When I first saw the phrase “toxic masculinity”, I was struck that a phrase so ridiculously oxymoronic would not be universally panned as soon as it made headlines. And then once I remembered the times we live in, I suppose I should only be surprised we did not arrive here sooner.
The only thing toxic about masculinity is that which is mistakenly called masculine, namely the perversion of it we find in the brute, the seducer, and the megalomaniac. If this is being condemned, I gladly join in the condemnation, but I doubt very seriously that these vices are the object.
I’d like to first speak on behalf of all the women who love being women: we love nothing more than a man who is truly masculine. I’m sorry that a medical body has defined being exactly who God made you as a mental disease. We disrespectfully disagree with their diagnosis.
Man and woman, and their lived expressions as masculine and feminine, are perfect complements and need each other in order to be able to complete their individual missions. They are not competitors or oppressors. We are each made unique by God, put on this earth for very specific purpose to accomplish, one that He designed for us alone. Many of the problems in the world could be attributed to someone refusing to complete their God-given purpose (which thanks to sin is all of us at some point, let’s be honest).
Let me give a simplistic example. If I am given a specific task, let’s say to cook the main dish for a dinner party, I can freely choose not to do so for no other reason than I don’t feel like it and still show up empty handed. But because I failed in my given task, everyone at that party would lose, including me.
Just because I refuse to do a job I am meant to do, does not mean the job does not need to be done. It just means it will have to be picked up by someone else who was never meant to do it, or worse yet, the job will never be done and a void will be left.
In the same way, we can freely choose not to fulfill the purpose for which God made us, but that would make us and everyone else lose. This purpose is inextricably linked to whether He made us either man or woman.
This can be most plainly seen in dating, courtship and marriage. What attracts us to someone is that we find in the other everything we are not. I absolutely fell in love with my husband precisely because he was not me. He didn’t think like I did, didn’t solve problems like I did. The things he noticed were different from what I noticed. His way of seeing the world was decidedly masculine, and it was very attractive. We each offered the other a way to see life that was completely different from our natural inclinations. Together, we could have a more complete, exciting and challenging understanding of life that both we and our children need, due simply to the fact that we are man and woman.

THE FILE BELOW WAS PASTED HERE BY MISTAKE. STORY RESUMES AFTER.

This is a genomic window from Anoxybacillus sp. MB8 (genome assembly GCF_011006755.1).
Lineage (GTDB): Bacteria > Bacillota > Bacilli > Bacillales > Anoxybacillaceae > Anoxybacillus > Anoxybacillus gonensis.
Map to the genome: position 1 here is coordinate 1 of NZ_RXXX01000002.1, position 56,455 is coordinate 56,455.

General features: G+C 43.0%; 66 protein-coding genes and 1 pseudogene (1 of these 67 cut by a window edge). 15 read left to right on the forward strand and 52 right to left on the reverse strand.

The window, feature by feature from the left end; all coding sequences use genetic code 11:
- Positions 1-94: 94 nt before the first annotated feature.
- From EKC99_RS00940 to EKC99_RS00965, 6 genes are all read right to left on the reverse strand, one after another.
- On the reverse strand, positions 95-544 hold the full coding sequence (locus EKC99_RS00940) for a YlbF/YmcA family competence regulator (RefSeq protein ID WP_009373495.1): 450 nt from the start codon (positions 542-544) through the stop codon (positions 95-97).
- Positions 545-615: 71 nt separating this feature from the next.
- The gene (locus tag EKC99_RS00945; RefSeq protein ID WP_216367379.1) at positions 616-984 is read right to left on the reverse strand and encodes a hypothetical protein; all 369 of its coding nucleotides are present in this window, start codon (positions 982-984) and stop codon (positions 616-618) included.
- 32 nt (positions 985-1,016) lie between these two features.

We sadly seem to be a world that only prizes what makes us unique and different so long as they are man-made rather than God-made constructs. Like it or not, we are typecast from our conception into one of two genders. Those who don’t like this truth label it the cruel and oppressive product of generations of patriarchal tyranny. Accepting our true nature is not bowing to tyranny, but embracing liberty.
If you like me want to see the end of this ridiculous phrase, “toxic masculinity”, the answer is simple: intentionally fulfill your God-given purpose in life, beginning with whether you are man or woman. It’s not a sexy solution, I grant you, but conversion only starts within. I do not dare proceed to tell a man how to be a man, only a man can do that. I can however give women some ideas on how to be women.
If we women reclaim what it means to be feminine, we leave men free to be truly masculine, and I may add, inspire them to be exactly that. For examples of what it means to be feminine, we can start with the Scriptures and the saints. We have women like Esther and Judith who were called forward at times of great trial for their people and won the day. Women like Mother Mary who lived her life in reckless abandon to the will of God through which she brought forth His greatest victory and who we now call “blessed”. Women like St. Theresa of Avila who traveled across the country of Spain on a donkey into her sixties transforming the order of Carmelites. Women like St. Catherine of Sienna who counseled popes. Women like St. Joan of Arc who admonished kings and led the armies of France. These were queens, leaders, soldiers, world changers, women with an incredible sense of adventure, with stalwart bravery, and an incomprehensible faith. What made them great was that they sought the will of God and did it – as women. What also made them great is that in each case they brought out the best in their male counterparts – by being women.
To be a woman is not to be a wilting wallflower. To be a man is not to be a brute. Do not let the rhetoric of the world turn you into a victim.
We can begin again to cherish both the feminine and the masculine, not as competitors or oppressors, but as beautifully designed complements, necessary precisely because we are everything the other isn’t, and we will love that God made us so.
This is so refreshing, Emily! Thank you for this post!